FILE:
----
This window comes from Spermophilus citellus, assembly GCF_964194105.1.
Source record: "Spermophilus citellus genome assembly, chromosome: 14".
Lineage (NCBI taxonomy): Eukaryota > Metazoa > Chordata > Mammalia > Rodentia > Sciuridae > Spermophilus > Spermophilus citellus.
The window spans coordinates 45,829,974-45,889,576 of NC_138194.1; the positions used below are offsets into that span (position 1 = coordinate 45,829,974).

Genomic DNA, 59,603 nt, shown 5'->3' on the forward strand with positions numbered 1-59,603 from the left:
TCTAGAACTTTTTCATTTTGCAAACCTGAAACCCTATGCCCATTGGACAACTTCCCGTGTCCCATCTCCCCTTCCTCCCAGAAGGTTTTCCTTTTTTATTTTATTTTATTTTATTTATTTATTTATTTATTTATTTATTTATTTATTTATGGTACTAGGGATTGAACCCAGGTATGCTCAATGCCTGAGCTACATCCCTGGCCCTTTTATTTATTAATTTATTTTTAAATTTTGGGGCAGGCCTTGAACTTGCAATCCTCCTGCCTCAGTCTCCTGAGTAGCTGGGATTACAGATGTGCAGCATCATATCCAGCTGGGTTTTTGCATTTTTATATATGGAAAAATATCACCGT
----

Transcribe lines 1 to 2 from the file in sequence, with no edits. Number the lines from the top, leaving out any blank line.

This window comes from Spermophilus citellus, assembly GCF_964194105.1.
Source record: "Spermophilus citellus genome assembly, chromosome: 14".